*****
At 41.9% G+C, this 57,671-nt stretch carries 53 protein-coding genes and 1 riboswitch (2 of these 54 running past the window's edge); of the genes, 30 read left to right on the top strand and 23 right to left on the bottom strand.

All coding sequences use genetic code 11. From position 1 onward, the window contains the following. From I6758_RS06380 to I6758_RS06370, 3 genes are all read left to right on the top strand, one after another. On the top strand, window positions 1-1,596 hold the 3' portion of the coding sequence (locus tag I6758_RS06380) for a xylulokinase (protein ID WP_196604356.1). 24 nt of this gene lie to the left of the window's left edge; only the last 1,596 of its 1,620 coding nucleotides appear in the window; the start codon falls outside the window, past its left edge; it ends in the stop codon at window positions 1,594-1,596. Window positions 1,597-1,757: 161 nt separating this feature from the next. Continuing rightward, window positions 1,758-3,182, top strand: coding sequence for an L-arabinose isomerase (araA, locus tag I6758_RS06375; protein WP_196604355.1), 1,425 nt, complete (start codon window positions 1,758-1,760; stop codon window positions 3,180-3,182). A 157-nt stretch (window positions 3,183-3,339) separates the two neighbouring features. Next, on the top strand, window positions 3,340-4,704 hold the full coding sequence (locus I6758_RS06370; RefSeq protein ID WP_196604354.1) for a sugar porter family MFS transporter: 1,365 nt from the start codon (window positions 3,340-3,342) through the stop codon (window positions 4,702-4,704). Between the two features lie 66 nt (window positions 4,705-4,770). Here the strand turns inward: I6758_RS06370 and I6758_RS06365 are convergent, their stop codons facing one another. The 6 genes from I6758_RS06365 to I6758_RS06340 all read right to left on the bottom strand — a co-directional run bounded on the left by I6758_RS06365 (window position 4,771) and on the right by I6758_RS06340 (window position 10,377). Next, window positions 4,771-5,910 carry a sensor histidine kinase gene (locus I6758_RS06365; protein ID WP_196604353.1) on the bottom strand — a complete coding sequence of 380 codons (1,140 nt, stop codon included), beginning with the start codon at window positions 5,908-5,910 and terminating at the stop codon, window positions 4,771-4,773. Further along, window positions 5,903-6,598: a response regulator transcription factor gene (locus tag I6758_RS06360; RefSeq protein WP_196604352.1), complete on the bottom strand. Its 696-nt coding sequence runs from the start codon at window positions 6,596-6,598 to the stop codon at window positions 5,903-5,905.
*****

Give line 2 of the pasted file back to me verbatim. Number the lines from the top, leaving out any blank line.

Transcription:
All coding sequences use genetic code 11. From position 1 onward, the window contains the following. From I6758_RS06380 to I6758_RS06370, 3 genes are all read left to right on the top strand, one after another. On the top strand, window positions 1-1,596 hold the 3' portion of the coding sequence (locus tag I6758_RS06380) for a xylulokinase (protein ID WP_196604356.1). 24 nt of this gene lie to the left of the window's left edge; only the last 1,596 of its 1,620 coding nucleotides appear in the window; the start codon falls outside the window, past its left edge; it ends in the stop codon at window positions 1,594-1,596. Window positions 1,597-1,757: 161 nt separating this feature from the next. Continuing rightward, window positions 1,758-3,182, top strand: coding sequence for an L-arabinose isomerase (araA, locus tag I6758_RS06375; protein WP_196604355.1), 1,425 nt, complete (start codon window positions 1,758-1,760; stop codon window positions 3,180-3,182). A 157-nt stretch (window positions 3,183-3,339) separates the two neighbouring features. Next, on the top strand, window positions 3,340-4,704 hold the full coding sequence (locus I6758_RS06370; RefSeq protein ID WP_196604354.1) for a sugar porter family MFS transporter: 1,365 nt from the start codon (window positions 3,340-3,342) through the stop codon (window positions 4,702-4,704). Between the two features lie 66 nt (window positions 4,705-4,770). Here the strand turns inward: I6758_RS06370 and I6758_RS06365 are convergent, their stop codons facing one another. The 6 genes from I6758_RS06365 to I6758_RS06340 all read right to left on the bottom strand — a co-directional run bounded on the left by I6758_RS06365 (window position 4,771) and on the right by I6758_RS06340 (window position 10,377). Next, window positions 4,771-5,910 carry a sensor histidine kinase gene (locus I6758_RS06365; protein ID WP_196604353.1) on the bottom strand — a complete coding sequence of 380 codons (1,140 nt, stop codon included), beginning with the start codon at window positions 5,908-5,910 and terminating at the stop codon, window positions 4,771-4,773. Further along, window positions 5,903-6,598: a response regulator transcription factor gene (locus tag I6758_RS06360; RefSeq protein WP_196604352.1), complete on the bottom strand. Its 696-nt coding sequence runs from the start codon at window positions 6,596-6,598 to the stop codon at window positions 5,903-5,905.